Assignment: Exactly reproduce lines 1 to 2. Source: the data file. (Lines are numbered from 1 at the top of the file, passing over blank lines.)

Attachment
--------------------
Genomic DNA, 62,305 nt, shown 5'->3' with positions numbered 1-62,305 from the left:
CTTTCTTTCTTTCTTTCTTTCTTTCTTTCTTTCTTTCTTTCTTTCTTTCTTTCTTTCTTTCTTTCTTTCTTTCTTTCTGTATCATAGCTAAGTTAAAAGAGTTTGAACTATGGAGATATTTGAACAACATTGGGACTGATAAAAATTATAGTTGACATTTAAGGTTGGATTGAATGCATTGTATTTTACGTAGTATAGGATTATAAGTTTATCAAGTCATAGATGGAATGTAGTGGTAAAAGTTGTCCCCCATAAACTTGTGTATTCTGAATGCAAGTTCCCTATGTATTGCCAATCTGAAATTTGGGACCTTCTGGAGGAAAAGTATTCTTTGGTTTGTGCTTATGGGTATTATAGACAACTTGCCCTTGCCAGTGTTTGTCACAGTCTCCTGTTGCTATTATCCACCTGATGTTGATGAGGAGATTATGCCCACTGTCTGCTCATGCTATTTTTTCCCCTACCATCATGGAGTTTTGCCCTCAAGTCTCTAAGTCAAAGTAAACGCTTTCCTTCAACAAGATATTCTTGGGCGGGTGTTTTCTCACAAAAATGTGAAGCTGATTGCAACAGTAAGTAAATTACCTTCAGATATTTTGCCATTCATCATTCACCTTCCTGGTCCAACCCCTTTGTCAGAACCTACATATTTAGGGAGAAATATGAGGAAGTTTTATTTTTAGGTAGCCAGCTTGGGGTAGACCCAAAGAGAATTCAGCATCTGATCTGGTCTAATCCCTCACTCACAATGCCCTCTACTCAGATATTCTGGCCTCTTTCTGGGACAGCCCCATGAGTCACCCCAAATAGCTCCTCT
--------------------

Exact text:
Genomic DNA, 62,305 nt, shown 5'->3' with positions numbered 1-62,305 from the left:
CTTTCTTTCTTTCTTTCTTTCTTTCTTTCTTTCTTTCTTTCTTTCTTTCTTTCTTTCTTTCTTTCTTTCTTTCTTTCTGTATCATAGCTAAGTTAAAAGAGTTTGAACTATGGAGATATTTGAACAACATTGGGACTGATAAAAATTATAGTTGACATTTAAGGTTGGATTGAATGCATTGTATTTTACGTAGTATAGGATTATAAGTTTATCAAGTCATAGATGGAATGTAGTGGTAAAAGTTGTCCCCCATAAACTTGTGTATTCTGAATGCAAGTTCCCTATGTATTGCCAATCTGAAATTTGGGACCTTCTGGAGGAAAAGTATTCTTTGGTTTGTGCTTATGGGTATTATAGACAACTTGCCCTTGCCAGTGTTTGTCACAGTCTCCTGTTGCTATTATCCACCTGATGTTGATGAGGAGATTATGCCCACTGTCTGCTCATGCTATTTTTTCCCCTACCATCATGGAGTTTTGCCCTCAAGTCTCTAAGTCAAAGTAAACGCTTTCCTTCAACAAGATATTCTTGGGCGGGTGTTTTCTCACAAAAATGTGAAGCTGATTGCAACAGTAAGTAAATTACCTTCAGATATTTTGCCATTCATCATTCACCTTCCTGGTCCAACCCCTTTGTCAGAACCTACATATTTAGGGAGAAATATGAGGAAGTTTTATTTTTAGGTAGCCAGCTTGGGGTAGACCCAAAGAGAATTCAGCATCTGATCTGGTCTAATCCCTCACTCACAATGCCCTCTACTCAGATATTCTGGCCTCTTTCTGGGACAGCCCCATGAGTCACCCCAAATAGCTCCTCT